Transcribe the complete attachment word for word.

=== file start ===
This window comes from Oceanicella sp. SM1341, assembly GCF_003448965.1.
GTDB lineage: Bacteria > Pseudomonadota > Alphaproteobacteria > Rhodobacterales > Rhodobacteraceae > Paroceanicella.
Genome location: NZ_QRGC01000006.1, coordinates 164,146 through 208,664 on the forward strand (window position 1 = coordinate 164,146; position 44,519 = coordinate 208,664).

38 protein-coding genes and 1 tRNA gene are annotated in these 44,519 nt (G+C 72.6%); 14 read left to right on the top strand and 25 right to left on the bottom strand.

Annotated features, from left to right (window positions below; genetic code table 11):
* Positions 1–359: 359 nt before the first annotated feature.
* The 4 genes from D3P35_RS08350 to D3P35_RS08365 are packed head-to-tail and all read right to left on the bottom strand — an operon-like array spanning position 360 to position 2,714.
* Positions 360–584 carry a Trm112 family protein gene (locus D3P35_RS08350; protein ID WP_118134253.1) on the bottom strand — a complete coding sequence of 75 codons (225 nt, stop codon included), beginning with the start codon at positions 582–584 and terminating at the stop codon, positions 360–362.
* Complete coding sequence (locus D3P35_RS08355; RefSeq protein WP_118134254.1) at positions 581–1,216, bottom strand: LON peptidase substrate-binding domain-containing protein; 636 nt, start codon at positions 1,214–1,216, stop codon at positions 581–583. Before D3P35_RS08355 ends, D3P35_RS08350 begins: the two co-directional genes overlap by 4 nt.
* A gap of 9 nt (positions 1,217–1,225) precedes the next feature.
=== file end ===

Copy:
This window comes from Oceanicella sp. SM1341, assembly GCF_003448965.1.
GTDB lineage: Bacteria > Pseudomonadota > Alphaproteobacteria > Rhodobacterales > Rhodobacteraceae > Paroceanicella.
Genome location: NZ_QRGC01000006.1, coordinates 164,146 through 208,664 on the forward strand (window position 1 = coordinate 164,146; position 44,519 = coordinate 208,664).

38 protein-coding genes and 1 tRNA gene are annotated in these 44,519 nt (G+C 72.6%); 14 read left to right on the top strand and 25 right to left on the bottom strand.

Annotated features, from left to right (window positions below; genetic code table 11):
* Positions 1–359: 359 nt before the first annotated feature.
* The 4 genes from D3P35_RS08350 to D3P35_RS08365 are packed head-to-tail and all read right to left on the bottom strand — an operon-like array spanning position 360 to position 2,714.
* Positions 360–584 carry a Trm112 family protein gene (locus D3P35_RS08350; protein ID WP_118134253.1) on the bottom strand — a complete coding sequence of 75 codons (225 nt, stop codon included), beginning with the start codon at positions 582–584 and terminating at the stop codon, positions 360–362.
* Complete coding sequence (locus D3P35_RS08355; RefSeq protein WP_118134254.1) at positions 581–1,216, bottom strand: LON peptidase substrate-binding domain-containing protein; 636 nt, start codon at positions 1,214–1,216, stop codon at positions 581–583. Before D3P35_RS08355 ends, D3P35_RS08350 begins: the two co-directional genes overlap by 4 nt.
* A gap of 9 nt (positions 1,217–1,225) precedes the next feature.